I happen to have played with both pyrotechnics (I was a PGI member for many years) and I now do high power rocketry. It's fun stuff, and it's far less usable to terrorists than a tank full of gasoline, but up until recently you could fill up a 300 gallon tank on the back of a pickup at any local gas station, but you couldn't store 64 grams of slow burning model rocket propellant in your garage without a BATFE inspected, plate steel, double hasp explosives magazine and a Low Explosives Users Permit. You're allowed to have 25lbs of black powder in your basement, but you still can't purchase a 0.5gram engine igniter without the aforementioned permit.

        • by blair1q (305137)

          That's the beauty of democracy. It doesn't have to make sense, it just has to be included in something that was voted on.

        • by LWATCDR (28044)

          "Actually, the absurdity is that these are fairly complex undertakings. These types of hobbies - or at least those that do it successfully - are generally for pretty smart folk, and there are precious few of those in these terrorist organizations (they do exist, but in very, very small numbers). "
          Really? That seems to be a very optimistic or arrogant attitude. I am not for limiting RC and or Model rocket enthusiasts since I doubt that it would actually make anybody safer. Thing is that now that you can buy

      • by ScientiaPotentiaEst (1635927) on Tuesday March 29, 2011 @01:52PM (#35655476)

        What is the absurdity of the fear that a model airplane that can fly thousands of miles by itself could be used to deliver something hazardous?

        It is akin to worrying about general aviation (all those "uncontrolled" airplanes in the sky - in the hands of terrorists, etc.) while ignoring the proverbial elephant in the room - Ryder trucks. Only more so.

        Further, as has been demonstrated repeatedly, a car bomb is a horrifyingly effective terrorist weapon (cheap, fast, inconspicuous, readily available, large payload). As an example, the use of just one such device ended up with US forces leaving Beirut.

        Thus far, no model airplanes have been used in any terrorist attack (long distance or otherwise). If we are to worry about model airplane terrorist attacks, then we are no longer able to prioritize and are fearful to the point of collapse.

      • by blair1q (305137)

        What is the absurdity of the fear that a model airplane that can fly thousands of miles by itself could be used to deliver something hazardous?

        What's the LD50 for ricin?

        The absurdity isn't for one vehicle randomly delivered or its ability to cause someone to die. The absurdity is that John Q. Public is so ego-bloated yet frightened by American marketing ploys that he thinks he could ever be the target of such a thing.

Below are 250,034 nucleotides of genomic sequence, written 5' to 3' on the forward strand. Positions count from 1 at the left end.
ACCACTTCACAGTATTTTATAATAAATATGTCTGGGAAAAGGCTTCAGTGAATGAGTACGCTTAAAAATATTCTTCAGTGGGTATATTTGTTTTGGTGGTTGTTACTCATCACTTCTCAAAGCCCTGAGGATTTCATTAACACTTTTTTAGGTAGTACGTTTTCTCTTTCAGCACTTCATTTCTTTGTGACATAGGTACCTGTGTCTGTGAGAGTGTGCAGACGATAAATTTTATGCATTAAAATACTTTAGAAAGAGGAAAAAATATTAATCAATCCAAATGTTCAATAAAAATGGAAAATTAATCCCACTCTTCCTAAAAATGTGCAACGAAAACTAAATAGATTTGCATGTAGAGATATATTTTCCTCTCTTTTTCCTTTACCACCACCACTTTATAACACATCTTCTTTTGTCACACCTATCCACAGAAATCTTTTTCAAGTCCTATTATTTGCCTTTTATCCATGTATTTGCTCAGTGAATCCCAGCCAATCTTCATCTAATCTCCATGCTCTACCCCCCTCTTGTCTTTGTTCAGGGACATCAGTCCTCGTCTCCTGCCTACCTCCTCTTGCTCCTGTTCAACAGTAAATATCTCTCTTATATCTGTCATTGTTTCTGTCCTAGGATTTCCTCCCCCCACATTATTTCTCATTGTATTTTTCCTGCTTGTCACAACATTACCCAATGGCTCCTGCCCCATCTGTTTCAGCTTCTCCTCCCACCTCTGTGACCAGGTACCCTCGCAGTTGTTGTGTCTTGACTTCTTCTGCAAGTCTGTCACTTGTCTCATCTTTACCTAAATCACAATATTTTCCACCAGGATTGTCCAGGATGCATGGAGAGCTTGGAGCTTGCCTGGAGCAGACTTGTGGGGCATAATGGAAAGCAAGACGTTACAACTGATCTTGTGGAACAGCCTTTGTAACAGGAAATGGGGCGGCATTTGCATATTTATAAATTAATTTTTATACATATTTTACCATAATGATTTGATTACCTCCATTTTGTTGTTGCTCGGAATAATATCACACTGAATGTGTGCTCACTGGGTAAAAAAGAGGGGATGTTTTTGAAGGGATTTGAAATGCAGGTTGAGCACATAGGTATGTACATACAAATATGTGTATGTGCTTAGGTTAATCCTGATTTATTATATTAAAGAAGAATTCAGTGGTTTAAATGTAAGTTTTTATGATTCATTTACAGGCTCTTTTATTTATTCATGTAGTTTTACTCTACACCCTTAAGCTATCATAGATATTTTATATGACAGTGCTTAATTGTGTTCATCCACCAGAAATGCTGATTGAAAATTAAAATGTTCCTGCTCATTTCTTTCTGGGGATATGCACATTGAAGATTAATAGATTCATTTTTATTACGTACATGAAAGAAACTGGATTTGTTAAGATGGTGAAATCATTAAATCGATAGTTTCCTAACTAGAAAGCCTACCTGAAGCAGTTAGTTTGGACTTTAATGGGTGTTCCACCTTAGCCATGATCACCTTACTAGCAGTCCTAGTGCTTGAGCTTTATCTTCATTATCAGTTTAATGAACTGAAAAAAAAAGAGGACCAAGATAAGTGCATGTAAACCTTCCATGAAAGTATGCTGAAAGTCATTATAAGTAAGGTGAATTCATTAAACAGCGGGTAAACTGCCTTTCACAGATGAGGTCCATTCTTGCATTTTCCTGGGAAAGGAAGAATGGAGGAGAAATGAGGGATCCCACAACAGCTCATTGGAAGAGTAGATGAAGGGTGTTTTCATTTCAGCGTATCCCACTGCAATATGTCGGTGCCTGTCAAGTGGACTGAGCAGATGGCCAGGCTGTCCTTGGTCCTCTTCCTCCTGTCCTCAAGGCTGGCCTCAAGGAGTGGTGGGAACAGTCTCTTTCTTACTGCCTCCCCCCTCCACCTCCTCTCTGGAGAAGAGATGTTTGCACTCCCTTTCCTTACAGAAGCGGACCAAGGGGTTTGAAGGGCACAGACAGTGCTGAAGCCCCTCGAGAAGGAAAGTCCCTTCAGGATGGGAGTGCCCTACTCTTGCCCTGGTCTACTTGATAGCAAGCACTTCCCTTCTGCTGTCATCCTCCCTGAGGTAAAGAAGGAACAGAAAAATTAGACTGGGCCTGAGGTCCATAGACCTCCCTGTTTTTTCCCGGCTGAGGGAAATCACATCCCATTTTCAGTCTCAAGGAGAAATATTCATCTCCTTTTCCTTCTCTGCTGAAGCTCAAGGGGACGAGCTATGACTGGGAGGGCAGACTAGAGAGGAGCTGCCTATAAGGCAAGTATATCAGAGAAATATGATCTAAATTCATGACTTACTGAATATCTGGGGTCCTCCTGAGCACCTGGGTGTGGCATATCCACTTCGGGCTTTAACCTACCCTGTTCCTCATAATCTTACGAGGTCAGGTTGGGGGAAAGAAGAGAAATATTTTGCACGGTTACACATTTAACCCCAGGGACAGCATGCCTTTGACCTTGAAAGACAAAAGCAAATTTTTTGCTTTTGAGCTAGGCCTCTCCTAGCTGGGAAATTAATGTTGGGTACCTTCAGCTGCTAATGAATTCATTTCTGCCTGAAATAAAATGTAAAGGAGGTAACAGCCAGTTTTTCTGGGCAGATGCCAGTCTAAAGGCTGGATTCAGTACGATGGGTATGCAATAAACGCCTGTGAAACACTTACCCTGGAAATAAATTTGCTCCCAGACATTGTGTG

• The absurdity of it is that this is, broadly speaking, a free country, and there is very little preventing someone from taking your life other than the fear of law enforcement.

        See, thats one of the hazards of a free country, and the only way to chip away at such hazards is to increasingly implement a police state. So for every one of these worries you assuage, you give up more freedom.

        THATS the absurdity of it-- are you not concerned that someone can legally own a gun, and could very easily take your life

    • by blair1q (305137)

      He had precisely the reaction that most of America did the day the Soviets reported that Sputnik was in the sky.

      The result was 30 years of intense development of ICBMs, space programs, and MIRVs, plus all the radars and launch sites and giant bombers and their bases and the tens of thousands of documents delineating how all this stuff was supposed to be used. Probably a trillion dollars or more in 1950s dollars were justified, because of that one feeling. We're still living with the streamlining of the MI

  • by jd (1658) <imipak AT yahoo DOT com> on Tuesday March 29, 2011 @01:00PM (#35654768) Homepage Journal

    One 19,000 tonne aircraft carrier for sale [edisposals.com], one careful owner, only used to drive to church on sundays and launch fearsome aircraft into the skies to intimidate the enemy and drink their blood [bbc.co.uk].

  • Piddling around with this irrelevant stuff takes ICE away from the far greater threat to the US of A: IP theft!

    /snark
    • by westlake (615356)

      Piddling around with this irrelevant stuff takes ICE away from the far greater threat to the US of A: IP theft!>/quote>

      Govetnments multitask. Deal with it.

  • they nabbed him as he was getting off the Jetway? Maybe just for grins an agent holding up a sign saying "Prison."
  • Would definitely buy again.

  • Did it come as a package deal along with his daughter's virginity?

  • The plane itself is nothing dangerous or even impressive.

    Build your own if you want... start here: http://www.hobbyking.com/hobbyking/store/uh_viewItem.asp?idProduct=14465 [hobbyking.com]

  • Was he trying to simply steal money or did he have any means of actually delivering the device? If he is only a thief Homeland Security really should stay out of the equation.
    Does this mean that I should not sell my 40 megaton armed Cruise missiles to the highest bidders?
    We could solve numerous problems with armaments. For example we could spin windmills on our side of the pond with the nuclear wind caused by bombing the middle east

  • If you go read the description of these devices there is only one reason he would be in trouble and that is because the planes still had military level encryption.
    So yes there is a reason a bunch of better informed people would say he is guilty for selling "a remote plane with a camera"

How many NASA managers does it take to screw in a lightbulb? "That's a known problem... don't worry about it."